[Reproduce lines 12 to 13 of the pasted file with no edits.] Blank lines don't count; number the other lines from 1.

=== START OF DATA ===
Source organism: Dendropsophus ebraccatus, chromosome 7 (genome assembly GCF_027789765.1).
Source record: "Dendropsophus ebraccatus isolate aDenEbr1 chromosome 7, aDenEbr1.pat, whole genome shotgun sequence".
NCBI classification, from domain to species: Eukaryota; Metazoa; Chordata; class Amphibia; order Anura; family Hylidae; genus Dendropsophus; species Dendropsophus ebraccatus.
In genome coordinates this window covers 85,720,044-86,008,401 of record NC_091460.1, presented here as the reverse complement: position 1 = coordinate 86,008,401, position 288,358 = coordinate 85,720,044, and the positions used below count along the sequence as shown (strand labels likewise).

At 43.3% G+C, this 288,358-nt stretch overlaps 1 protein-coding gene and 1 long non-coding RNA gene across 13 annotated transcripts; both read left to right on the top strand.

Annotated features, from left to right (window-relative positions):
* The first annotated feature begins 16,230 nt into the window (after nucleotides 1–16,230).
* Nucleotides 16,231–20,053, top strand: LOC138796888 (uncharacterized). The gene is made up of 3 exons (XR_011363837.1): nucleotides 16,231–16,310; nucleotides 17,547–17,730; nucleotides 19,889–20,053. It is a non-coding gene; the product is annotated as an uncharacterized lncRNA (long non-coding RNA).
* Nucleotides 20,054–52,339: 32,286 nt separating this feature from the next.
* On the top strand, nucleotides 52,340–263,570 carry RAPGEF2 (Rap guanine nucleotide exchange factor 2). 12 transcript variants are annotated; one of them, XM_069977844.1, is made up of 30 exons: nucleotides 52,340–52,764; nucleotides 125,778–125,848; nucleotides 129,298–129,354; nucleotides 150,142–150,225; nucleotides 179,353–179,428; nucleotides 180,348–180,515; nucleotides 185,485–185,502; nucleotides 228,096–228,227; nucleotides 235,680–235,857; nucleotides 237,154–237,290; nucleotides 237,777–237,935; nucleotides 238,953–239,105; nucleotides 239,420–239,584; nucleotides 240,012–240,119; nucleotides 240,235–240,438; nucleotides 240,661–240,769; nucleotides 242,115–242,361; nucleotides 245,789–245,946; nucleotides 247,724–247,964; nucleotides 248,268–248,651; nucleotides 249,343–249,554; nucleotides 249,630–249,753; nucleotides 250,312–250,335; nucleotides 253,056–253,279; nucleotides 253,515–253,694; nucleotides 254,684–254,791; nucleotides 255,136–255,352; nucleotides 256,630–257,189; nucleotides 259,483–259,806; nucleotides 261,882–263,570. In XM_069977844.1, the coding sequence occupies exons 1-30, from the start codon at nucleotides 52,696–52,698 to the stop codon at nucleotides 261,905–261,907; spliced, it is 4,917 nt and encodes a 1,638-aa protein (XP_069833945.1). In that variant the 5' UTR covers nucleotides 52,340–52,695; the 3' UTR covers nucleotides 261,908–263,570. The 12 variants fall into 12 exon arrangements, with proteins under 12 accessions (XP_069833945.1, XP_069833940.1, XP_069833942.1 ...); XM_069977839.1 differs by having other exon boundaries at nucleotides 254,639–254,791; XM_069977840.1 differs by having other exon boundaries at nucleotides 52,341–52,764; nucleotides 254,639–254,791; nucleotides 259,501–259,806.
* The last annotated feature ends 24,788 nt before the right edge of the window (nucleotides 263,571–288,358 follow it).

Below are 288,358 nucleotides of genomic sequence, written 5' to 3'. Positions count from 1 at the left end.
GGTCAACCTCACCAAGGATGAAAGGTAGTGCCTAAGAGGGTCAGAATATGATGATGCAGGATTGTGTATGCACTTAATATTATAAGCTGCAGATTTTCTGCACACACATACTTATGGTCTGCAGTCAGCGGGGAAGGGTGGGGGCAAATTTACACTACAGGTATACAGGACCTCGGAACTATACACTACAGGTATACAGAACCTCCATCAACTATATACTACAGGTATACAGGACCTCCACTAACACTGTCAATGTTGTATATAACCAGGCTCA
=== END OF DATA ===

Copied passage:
Below are 288,358 nucleotides of genomic sequence, written 5' to 3'. Positions count from 1 at the left end.
GGTCAACCTCACCAAGGATGAAAGGTAGTGCCTAAGAGGGTCAGAATATGATGATGCAGGATTGTGTATGCACTTAATATTATAAGCTGCAGATTTTCTGCACACACATACTTATGGTCTGCAGTCAGCGGGGAAGGGTGGGGGCAAATTTACACTACAGGTATACAGGACCTCGGAACTATACACTACAGGTATACAGAACCTCCATCAACTATATACTACAGGTATACAGGACCTCCACTAACACTGTCAATGTTGTATATAACCAGGCTCA